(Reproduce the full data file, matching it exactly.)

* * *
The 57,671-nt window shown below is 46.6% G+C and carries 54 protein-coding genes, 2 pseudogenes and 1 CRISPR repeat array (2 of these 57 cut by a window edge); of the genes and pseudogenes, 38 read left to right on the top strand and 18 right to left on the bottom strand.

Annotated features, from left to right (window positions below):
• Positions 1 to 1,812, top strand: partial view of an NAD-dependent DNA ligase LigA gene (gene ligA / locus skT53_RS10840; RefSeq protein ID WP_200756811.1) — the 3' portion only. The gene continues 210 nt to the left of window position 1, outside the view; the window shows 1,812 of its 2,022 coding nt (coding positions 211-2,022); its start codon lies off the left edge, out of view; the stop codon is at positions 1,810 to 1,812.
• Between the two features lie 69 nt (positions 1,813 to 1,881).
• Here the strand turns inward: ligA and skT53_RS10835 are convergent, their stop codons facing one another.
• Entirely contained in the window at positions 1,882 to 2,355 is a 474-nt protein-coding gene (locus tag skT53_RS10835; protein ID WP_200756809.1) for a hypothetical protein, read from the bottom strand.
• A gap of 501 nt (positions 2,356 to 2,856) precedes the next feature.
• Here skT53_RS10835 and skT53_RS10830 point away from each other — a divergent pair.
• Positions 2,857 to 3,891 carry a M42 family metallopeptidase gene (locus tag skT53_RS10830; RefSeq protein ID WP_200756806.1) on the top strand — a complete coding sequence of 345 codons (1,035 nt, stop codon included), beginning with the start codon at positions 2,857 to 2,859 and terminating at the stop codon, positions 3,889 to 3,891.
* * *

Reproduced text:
The 57,671-nt window shown below is 46.6% G+C and carries 54 protein-coding genes, 2 pseudogenes and 1 CRISPR repeat array (2 of these 57 cut by a window edge); of the genes and pseudogenes, 38 read left to right on the top strand and 18 right to left on the bottom strand.

Annotated features, from left to right (window positions below):
• Positions 1 to 1,812, top strand: partial view of an NAD-dependent DNA ligase LigA gene (gene ligA / locus skT53_RS10840; RefSeq protein ID WP_200756811.1) — the 3' portion only. The gene continues 210 nt to the left of window position 1, outside the view; the window shows 1,812 of its 2,022 coding nt (coding positions 211-2,022); its start codon lies off the left edge, out of view; the stop codon is at positions 1,810 to 1,812.
• Between the two features lie 69 nt (positions 1,813 to 1,881).
• Here the strand turns inward: ligA and skT53_RS10835 are convergent, their stop codons facing one another.
• Entirely contained in the window at positions 1,882 to 2,355 is a 474-nt protein-coding gene (locus tag skT53_RS10835; protein ID WP_200756809.1) for a hypothetical protein, read from the bottom strand.
• A gap of 501 nt (positions 2,356 to 2,856) precedes the next feature.
• Here skT53_RS10835 and skT53_RS10830 point away from each other — a divergent pair.
• Positions 2,857 to 3,891 carry a M42 family metallopeptidase gene (locus tag skT53_RS10830; RefSeq protein ID WP_200756806.1) on the top strand — a complete coding sequence of 345 codons (1,035 nt, stop codon included), beginning with the start codon at positions 2,857 to 2,859 and terminating at the stop codon, positions 3,889 to 3,891.